Having read perhaps too many spy thrillers, we have even wondered if some of these hyperbolic correspondents have been agents provocateurs, bent on turning us against the Palestinian people. (As is often pointed out, on the Internet nobody knows who you really are.) Others have styled themselves our friends and admirers, whereas in fact they have never been any such thing. Some have urged us not touch Israelis and their institutions, while themselves continuing to deal with them. Others, once we have stated our positions, have been understanding and helpful, and ready to facilitate meaningful exchanges.  Some have let us know that although they endorse parts of the boycott, they do not endorse the cultural part, considering it a form of censorship. Some have signed public petitions—not shown to us — for which they later –in private letters to us– apologized. Some have ordered us to give the prize money to various parties, including their friends, or else to various Palestinian organizations who would in fact not accept any such gift from us. Some have asked nothing more from us than our understanding and remembrance.

To all we say: We are not against fairness and the creation of a long-overdue Palestinian state. We are not “defying” or “rejecting” anyone just because we cannot endorse a particular tactical formulation, although we understand the pressures that give rise to such formulations. And we do not automatically consider you bad, ignorant, stupid, hypocritical, or vicious because your views of means and ends is not the same as ours.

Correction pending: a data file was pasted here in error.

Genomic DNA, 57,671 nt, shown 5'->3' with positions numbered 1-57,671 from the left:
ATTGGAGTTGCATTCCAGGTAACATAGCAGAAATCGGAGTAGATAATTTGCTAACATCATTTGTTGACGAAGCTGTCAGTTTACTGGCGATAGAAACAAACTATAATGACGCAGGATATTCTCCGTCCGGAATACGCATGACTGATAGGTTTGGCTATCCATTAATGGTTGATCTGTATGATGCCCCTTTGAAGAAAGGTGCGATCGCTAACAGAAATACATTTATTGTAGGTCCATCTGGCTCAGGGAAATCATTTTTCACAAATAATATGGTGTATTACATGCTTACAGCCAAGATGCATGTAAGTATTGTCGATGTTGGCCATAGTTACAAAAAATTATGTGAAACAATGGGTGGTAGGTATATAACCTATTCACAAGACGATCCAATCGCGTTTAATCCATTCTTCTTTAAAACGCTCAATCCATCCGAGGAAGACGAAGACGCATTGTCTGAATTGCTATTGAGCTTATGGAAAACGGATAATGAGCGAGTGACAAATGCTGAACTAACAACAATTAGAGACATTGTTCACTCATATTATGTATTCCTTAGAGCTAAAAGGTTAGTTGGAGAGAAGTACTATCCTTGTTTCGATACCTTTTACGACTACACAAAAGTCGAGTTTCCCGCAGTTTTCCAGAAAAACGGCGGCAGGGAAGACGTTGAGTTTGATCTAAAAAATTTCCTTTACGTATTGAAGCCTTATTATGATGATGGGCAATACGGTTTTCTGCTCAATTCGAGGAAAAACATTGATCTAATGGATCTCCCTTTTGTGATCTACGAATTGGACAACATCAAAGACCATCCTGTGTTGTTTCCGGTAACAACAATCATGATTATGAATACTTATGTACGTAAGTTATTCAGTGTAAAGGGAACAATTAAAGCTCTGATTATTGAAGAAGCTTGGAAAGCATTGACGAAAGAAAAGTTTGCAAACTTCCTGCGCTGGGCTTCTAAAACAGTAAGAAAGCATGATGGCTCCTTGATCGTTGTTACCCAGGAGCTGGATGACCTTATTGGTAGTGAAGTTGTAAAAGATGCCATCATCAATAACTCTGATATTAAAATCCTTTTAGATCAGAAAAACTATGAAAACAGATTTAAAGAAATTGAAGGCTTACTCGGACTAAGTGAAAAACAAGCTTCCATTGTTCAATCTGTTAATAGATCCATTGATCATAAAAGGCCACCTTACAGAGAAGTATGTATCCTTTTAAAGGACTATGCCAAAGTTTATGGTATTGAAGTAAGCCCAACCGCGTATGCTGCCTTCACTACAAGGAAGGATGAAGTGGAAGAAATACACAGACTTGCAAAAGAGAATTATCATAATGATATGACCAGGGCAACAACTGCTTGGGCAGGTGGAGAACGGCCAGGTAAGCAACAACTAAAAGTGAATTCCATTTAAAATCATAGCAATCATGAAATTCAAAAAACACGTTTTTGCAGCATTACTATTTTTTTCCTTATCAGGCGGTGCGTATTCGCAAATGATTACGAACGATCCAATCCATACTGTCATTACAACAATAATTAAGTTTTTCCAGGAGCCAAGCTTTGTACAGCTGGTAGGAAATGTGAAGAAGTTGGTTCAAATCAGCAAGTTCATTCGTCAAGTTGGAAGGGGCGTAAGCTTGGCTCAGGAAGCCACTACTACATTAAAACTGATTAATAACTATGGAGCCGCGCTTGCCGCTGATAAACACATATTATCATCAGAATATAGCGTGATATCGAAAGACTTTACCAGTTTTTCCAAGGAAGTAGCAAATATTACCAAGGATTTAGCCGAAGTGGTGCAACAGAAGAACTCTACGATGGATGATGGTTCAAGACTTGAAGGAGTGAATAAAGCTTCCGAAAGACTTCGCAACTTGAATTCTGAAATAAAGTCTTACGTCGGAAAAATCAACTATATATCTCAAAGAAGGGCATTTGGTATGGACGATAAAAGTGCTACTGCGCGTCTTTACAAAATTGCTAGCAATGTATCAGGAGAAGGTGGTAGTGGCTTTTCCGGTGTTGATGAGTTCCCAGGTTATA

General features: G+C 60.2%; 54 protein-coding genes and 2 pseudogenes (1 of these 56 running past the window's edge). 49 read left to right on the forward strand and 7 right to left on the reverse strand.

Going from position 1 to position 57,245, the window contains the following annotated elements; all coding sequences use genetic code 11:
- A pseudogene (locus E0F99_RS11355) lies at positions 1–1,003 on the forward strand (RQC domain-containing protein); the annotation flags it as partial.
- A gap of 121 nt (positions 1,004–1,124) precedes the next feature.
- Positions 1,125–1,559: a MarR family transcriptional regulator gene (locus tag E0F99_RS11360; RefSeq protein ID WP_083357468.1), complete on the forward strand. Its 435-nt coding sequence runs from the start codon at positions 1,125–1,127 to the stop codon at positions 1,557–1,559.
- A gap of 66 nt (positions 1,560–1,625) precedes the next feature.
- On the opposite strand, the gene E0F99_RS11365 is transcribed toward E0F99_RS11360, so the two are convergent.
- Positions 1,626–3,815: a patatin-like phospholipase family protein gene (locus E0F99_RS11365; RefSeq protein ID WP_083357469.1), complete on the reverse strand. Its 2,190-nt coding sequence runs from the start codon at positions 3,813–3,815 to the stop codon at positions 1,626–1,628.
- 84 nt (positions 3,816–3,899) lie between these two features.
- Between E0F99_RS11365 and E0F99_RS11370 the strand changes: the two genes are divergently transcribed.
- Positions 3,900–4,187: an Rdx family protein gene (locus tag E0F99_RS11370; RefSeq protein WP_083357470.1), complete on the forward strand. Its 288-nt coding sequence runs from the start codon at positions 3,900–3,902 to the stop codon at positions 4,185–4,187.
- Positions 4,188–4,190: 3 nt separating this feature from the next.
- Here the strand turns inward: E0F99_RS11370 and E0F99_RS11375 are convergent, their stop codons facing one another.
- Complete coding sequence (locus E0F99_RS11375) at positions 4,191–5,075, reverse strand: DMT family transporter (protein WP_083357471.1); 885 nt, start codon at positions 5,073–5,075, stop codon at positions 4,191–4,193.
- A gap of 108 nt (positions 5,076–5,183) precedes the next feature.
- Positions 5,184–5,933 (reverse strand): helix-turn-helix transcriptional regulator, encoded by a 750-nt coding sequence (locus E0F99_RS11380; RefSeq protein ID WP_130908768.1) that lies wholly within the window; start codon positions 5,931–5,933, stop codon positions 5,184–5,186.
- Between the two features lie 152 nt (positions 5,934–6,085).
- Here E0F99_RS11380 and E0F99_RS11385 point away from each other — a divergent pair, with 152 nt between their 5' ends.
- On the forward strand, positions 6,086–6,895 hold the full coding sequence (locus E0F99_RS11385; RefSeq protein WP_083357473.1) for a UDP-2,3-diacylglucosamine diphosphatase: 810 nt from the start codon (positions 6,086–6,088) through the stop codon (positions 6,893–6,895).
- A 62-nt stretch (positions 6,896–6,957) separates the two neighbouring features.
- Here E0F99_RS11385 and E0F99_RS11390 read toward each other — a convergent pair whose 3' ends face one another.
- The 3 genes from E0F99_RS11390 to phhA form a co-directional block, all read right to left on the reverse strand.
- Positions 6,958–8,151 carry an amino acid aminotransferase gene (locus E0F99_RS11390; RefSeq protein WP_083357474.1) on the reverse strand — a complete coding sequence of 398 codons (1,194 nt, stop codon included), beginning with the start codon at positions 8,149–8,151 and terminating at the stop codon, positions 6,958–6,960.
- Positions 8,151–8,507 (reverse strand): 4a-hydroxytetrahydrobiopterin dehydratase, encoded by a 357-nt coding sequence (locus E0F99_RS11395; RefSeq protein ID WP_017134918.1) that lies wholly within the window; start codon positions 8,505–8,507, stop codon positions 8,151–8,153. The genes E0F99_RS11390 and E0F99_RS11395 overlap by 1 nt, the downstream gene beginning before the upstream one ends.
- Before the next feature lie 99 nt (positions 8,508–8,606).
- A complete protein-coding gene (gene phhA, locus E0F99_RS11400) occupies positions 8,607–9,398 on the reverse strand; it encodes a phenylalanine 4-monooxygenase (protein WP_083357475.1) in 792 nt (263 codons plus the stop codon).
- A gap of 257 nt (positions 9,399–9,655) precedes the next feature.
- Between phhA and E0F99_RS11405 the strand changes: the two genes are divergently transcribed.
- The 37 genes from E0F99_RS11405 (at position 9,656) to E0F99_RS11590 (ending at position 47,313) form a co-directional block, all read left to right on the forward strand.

What then is our position?  It may be summarized by this excerpt from a speech made by Anthony Appiah, President of PEN American Centre, on April 27.

“What you may not know is that both Margaret Atwood and Amitav Ghosh have been subjected to an …offensive urging them to reject the award as part of a campaign of cultural isolation against Israel. The literary community in this country does not speak with one voice on the question of Palestine. But I want to be clear about where the PEN American Center stands on one aspect of this vexed issue. We have to stand, as we have stood from the very beginning, against the very idea of a cultural boycott. We have to continue to say: Only connect.

We have to stick with our founding conviction that writers must reach out across nations. To stand anywhere else would be to betray our history and our mission.”

Both of us are PEN members. Margaret was a co-founder of PEN Canada, and is now an International Vice President. To do as our correspondents demand would be to destroy our part in the work we have been doing with PEN for decades – work that involves thousands of writers around the world– jailed, exiled, censored, and murdered. Writers have no armies. They have no militant wings. The list of persecuted writers is long, ancient, and international. We feel we must defend the diminishing open space in which dialogue, exchange, and relatively free expression are still possible.